Though Tiffen includes a step-by-step picture guide for setting up the Smoothee, it's almost not needed--the controls are simple and easy to figure out, as is the initial balancing of your device. The one tip I thought proved most helpful was how to control the system--filmmakers not used to stabilization devices might think the metal arm is there to grip and turn, rather than to provide counter-balance for the camera base. Being told that the only touch needed to control the system is a trigger-finger-and-thumb combination may seem crazy at first, but it works surprisingly well.
Using the Smoothee
A great stabilization system becomes an extension of your arm, balancing your movements without impairing them. Despite the Smoothee's (relatively) tiny price tag and plastic components, it does this with aplomb: I love holding this device while I film. It's infinitely more comfortable than shooting iPhone video with my hands--without gear, I'm terrified of jiggling or shaking the device, holding it to my chest like a prison number while I attempt to get the right shot. It's a horrible experience, and I'm constantly worried I'm going to drop it when filming in crowded areas.
Shooting with the Smoothee is smooth indeed. I took it to task during my months with the review unit, shooting while racing around on roller skates, walking down a steep hill in the snow, even incorporating a 360-degree movement shot or two. All were easy tasks for the Smoothee. It doesn't eliminate all shake, of course; in my walking and running tests, you can still tell that there's a person behind the camera. But it makes camera movements much smoother than they would be if capturing the same shot without stabilization.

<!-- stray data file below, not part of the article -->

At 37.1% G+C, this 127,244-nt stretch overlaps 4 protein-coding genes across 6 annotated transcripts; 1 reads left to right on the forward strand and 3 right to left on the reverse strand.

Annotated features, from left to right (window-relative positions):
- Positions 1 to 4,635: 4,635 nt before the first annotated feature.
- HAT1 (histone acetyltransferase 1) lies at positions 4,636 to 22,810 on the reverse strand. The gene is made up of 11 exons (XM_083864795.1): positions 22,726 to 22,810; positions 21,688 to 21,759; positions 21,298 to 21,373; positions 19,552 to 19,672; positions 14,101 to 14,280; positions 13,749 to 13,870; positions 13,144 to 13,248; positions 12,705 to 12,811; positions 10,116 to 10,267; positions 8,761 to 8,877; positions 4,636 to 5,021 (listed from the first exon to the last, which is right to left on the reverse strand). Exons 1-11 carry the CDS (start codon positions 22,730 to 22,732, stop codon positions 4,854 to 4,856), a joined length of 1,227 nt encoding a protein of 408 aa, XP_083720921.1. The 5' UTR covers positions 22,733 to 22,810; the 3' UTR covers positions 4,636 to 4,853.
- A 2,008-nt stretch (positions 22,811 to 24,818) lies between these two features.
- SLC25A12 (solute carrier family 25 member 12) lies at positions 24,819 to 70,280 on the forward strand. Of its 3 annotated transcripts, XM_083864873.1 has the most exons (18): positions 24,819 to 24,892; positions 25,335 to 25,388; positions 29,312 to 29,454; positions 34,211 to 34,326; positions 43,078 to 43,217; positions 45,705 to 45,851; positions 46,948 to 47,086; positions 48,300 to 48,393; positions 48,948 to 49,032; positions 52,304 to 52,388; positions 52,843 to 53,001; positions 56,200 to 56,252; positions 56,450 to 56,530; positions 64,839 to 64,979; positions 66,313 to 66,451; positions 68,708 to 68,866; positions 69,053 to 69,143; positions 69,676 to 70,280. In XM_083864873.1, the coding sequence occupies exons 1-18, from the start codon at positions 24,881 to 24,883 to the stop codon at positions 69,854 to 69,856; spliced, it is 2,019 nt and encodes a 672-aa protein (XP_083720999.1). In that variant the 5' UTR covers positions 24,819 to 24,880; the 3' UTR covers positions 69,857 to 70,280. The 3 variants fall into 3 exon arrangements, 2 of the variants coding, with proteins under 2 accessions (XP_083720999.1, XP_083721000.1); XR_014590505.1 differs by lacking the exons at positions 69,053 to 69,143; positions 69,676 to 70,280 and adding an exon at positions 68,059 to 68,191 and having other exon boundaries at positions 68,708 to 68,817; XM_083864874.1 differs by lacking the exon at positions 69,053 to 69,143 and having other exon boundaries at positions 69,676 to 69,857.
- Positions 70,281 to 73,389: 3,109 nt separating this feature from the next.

I did find it harder to control the tilt and pan when moving quickly. The Smoothee's calibrations require the device balance to be perfect to get a steady tracking shot with just your fingers guiding the handle; my calibrations were often a few notches over-balanced, occasionally sending the Smoothee into a dizzying whirl if I stepped too far to the left or right.
Wind, too, is not your friend here: When I shot in windy snowfall, it was very difficult to keep the device level and shooting straight on while only using the handle. In that situation, I eventually decided to forego some of the device's smoothness by controlling direction with the balancing arm, rather than the handle. You'll lose some of the floating quality of the Smoothee, but you gain much more horizontal and vertical control.
Unsurprisingly, your arm will get tired after a few minutes of holding the device--while it comprises only a few pounds of plastic and metal, even those few pounds seem exhaustively heavy after a period of time. But chances are you won't be shooting three continuous minutes of video; taking short 30-second breaks made all the difference for me in shooting a thirty-minute roller derby scrimmage.
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